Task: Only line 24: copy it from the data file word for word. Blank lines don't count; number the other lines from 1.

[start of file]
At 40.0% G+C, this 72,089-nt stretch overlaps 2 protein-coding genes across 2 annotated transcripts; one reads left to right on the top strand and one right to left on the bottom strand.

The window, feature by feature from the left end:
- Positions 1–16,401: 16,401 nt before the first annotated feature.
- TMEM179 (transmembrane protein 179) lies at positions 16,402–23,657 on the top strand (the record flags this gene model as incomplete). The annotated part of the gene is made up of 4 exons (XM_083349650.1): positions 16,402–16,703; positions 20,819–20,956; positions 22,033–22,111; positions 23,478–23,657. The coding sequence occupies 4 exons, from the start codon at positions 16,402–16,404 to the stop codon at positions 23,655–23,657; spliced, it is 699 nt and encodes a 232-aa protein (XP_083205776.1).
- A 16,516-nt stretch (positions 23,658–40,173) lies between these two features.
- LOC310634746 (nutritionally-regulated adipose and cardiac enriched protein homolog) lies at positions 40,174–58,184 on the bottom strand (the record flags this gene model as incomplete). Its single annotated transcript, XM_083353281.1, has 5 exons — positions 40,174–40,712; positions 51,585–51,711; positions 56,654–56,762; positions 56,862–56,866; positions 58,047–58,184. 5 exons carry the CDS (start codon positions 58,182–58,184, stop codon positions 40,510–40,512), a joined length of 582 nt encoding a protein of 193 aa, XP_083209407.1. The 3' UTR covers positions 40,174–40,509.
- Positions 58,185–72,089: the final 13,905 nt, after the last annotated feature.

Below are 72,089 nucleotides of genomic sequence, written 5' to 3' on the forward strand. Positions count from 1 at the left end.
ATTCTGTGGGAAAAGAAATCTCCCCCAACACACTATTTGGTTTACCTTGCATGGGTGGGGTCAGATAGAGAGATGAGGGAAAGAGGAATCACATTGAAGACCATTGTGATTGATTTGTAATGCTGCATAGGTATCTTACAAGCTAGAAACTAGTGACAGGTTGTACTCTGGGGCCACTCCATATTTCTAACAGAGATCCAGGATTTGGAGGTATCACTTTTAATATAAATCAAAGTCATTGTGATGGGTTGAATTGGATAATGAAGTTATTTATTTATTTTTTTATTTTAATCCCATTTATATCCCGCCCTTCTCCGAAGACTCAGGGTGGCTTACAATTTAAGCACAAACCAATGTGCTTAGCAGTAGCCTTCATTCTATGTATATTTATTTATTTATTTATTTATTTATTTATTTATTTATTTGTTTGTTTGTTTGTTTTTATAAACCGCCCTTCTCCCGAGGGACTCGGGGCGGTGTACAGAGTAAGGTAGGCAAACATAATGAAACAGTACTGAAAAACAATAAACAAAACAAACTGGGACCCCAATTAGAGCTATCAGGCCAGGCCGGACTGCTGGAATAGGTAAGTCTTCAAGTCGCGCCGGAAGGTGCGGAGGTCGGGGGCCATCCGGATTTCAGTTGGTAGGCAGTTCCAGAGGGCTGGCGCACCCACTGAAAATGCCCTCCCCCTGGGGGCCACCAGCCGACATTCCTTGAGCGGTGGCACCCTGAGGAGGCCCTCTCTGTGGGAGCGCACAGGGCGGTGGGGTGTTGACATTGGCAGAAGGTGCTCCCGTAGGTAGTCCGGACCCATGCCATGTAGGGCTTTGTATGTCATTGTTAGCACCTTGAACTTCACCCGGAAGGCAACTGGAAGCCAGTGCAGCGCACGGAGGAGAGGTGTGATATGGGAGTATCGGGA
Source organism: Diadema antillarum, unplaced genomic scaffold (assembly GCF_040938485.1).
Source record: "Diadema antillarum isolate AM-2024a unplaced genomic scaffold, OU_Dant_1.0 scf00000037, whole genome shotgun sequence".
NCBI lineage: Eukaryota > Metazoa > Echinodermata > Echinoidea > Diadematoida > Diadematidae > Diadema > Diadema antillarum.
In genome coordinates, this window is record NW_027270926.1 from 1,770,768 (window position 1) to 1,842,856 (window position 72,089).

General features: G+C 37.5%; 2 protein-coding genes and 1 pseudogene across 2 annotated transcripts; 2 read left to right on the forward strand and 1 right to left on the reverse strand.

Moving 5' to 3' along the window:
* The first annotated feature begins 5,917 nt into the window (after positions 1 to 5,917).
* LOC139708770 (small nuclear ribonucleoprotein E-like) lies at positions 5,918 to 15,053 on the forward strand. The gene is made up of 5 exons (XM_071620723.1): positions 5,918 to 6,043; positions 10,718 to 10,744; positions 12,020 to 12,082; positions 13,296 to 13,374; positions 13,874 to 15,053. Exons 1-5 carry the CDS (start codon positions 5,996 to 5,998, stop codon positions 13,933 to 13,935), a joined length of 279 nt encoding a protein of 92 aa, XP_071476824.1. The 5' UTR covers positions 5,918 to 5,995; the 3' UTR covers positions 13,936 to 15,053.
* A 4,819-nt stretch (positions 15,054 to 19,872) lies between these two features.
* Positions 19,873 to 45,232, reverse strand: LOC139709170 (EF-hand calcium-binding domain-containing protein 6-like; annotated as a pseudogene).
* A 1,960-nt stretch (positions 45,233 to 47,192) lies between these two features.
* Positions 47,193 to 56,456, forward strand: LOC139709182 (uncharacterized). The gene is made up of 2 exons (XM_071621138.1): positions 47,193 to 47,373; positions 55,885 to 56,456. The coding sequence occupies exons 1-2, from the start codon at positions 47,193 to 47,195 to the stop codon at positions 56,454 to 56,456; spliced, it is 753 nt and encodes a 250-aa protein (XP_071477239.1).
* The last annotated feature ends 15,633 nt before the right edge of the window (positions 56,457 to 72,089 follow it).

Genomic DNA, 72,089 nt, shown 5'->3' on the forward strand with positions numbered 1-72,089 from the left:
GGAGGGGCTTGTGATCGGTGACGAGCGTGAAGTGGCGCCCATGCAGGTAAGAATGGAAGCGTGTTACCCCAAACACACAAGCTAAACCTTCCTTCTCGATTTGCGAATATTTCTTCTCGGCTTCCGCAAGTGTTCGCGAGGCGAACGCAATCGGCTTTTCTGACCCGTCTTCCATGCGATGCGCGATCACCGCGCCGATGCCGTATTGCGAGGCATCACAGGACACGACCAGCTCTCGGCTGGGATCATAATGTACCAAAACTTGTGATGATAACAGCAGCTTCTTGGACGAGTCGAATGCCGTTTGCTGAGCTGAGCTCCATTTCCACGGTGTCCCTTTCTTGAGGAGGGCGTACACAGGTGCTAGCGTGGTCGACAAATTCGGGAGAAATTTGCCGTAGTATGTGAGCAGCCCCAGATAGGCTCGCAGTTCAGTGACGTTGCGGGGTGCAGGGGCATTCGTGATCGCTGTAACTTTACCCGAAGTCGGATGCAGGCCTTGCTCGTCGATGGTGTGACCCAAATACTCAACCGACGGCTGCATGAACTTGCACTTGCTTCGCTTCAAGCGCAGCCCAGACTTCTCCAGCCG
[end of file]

GGAGGGGCTTGTGATCGGTGACGAGCGTGAAGTGGCGCCCATGCAGGTAAGAATGGAAGCGTGTTACCCCAAACACACAAGCTAAACCTTCCTTCTCGATTTGCGAATATTTCTTCTCGGCTTCCGCAAGTGTTCGCGAGGCGAACGCAATCGGCTTTTCTGACCCGTCTTCCATGCGATGCGCGATCACCGCGCCGATGCCGTATTGCGAGGCATCACAGGACACGACCAGCTCTCGGCTGGGATCATAATGTACCAAAACTTGTGATGATAACAGCAGCTTCTTGGACGAGTCGAATGCCGTTTGCTGAGCTGAGCTCCATTTCCACGGTGTCCCTTTCTTGAGGAGGGCGTACACAGGTGCTAGCGTGGTCGACAAATTCGGGAGAAATTTGCCGTAGTATGTGAGCAGCCCCAGATAGGCTCGCAGTTCAGTGACGTTGCGGGGTGCAGGGGCATTCGTGATCGCTGTAACTTTACCCGAAGTCGGATGCAGGCCTTGCTCGTCGATGGTGTGACCCAAATACTCAACCGACGGCTGCATGAACTTGCACTTGCTTCGCTTCAAGCGCAGCCCAGACTTCTCCAGCCG